How did this happen?
A Trump presidency — words I never dared to write that minute by minute on Tuesday became a reality — feels like a rejection of the values that so many of us hold dear.
The voters have spoken. What are they trying to say?
I don’t believe that voters were voting for racism, bigotry, sexism, anti-Semitism, Islamophobia — though their candidate showed himself to be a symbol of all those things.
The vote for Trump feels like a vote against something, not a vote for something. A rejection of Hillary Clinton, certainly. A rejection of a female candidate for president, possibly. A rejection of the traditional political party machines.
A rejection of the status quo.
Republican voters already rejected their own party when they nominated Trump last summer. The party has since splintered and spluttered and struggled to find its center, to defend an indefensible candidate who insulted them as often as he pretended to align with their platform.
But this election turned on states where the new economy has not arrived, where the manufacturing economy collapsed over the past three decades. Ohio, Michigan, Pennsylvania — Trump proved to be stronger in those states than any pollster predicted.
The heartland, “Rust Belt” states lodged a protest vote about being left behind. But even Wisconsin and Minnesota, two states that are economically healthy by comparison, tipped his way.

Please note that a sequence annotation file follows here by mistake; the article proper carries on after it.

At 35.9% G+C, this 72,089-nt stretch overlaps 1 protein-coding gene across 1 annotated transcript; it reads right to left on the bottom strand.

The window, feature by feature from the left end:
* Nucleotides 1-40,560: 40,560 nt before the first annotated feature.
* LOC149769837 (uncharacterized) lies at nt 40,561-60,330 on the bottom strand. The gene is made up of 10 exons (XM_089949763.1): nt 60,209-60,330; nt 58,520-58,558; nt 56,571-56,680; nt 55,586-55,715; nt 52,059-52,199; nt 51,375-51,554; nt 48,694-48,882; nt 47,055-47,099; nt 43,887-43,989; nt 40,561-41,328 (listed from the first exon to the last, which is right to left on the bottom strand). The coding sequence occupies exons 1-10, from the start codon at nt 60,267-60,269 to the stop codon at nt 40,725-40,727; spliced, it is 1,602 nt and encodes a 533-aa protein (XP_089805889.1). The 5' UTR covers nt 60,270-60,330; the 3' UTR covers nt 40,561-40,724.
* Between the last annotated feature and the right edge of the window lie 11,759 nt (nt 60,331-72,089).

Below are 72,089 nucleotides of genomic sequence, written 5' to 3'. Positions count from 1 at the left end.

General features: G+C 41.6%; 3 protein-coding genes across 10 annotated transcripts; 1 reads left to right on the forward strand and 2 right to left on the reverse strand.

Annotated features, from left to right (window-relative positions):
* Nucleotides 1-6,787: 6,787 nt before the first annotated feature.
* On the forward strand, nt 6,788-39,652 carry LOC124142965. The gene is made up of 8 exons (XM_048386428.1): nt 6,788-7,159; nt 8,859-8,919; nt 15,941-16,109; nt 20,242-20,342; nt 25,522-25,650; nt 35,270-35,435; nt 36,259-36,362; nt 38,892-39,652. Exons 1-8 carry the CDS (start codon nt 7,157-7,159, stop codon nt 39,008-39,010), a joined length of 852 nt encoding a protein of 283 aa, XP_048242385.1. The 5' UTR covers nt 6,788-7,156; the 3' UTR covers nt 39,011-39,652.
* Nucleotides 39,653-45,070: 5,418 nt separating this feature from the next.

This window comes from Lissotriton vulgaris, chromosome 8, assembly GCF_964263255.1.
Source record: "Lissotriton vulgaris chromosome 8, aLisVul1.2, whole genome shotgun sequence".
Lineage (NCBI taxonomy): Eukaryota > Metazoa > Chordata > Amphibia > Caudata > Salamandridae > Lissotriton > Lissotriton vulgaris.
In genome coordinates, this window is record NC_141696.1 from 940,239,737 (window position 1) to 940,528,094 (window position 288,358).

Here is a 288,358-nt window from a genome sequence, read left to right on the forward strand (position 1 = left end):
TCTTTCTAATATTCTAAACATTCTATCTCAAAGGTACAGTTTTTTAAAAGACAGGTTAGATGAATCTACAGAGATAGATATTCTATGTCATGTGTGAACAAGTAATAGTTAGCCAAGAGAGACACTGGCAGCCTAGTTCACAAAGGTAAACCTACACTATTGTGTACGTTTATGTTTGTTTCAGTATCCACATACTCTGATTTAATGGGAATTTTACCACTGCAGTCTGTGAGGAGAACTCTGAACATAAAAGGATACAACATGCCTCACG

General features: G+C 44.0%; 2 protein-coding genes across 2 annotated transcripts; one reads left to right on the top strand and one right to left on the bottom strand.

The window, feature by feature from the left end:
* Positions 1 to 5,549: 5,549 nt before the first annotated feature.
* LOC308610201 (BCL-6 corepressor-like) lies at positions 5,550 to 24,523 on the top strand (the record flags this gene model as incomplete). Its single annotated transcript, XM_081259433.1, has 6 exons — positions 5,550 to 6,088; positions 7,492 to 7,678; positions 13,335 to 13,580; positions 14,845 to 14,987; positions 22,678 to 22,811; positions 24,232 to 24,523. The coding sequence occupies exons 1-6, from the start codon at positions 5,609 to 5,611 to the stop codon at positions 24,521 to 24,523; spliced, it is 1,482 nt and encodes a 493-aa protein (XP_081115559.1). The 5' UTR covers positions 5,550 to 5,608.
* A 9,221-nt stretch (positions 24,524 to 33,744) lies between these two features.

So: the polls were wrong. Big data totally failed.
Lots of things seem to have mattered. African-Americans didn’t turn out their vote as they did for Barack Obama. Latinos voted for Clinton, but in smaller numbers than was needed. The educated women who were expected to repudiate Trump (I don’t know any women who would vote for him) did so in smaller margins than had been anticipated, just 6 percent.
Trump’s former campaign manager Corey Lewandowski did a victory lap on CNN. The vote, he said, communicated the following: “We are tired of Washington, D.C., we are tired of broken promises, people forgetting about us — we want wholesale change.”
Trump said in declaring victory: “The forgotten men and women of our country will be forgotten no longer.”
Still, I found it hard to believe that faced with the gravity of deciding who runs the most powerful country on earth, even disaffected voters would play a game of chicken.
Why did I (we) not expect this? Because the pundits said it wasn’t happening. Because even so many Republicans couldn’t bear having him as their representative. Because he’s vulgar, and because the man is transparently, self-evidently tempermentally unfit to hold the presidency.
But now he’s the president-elect.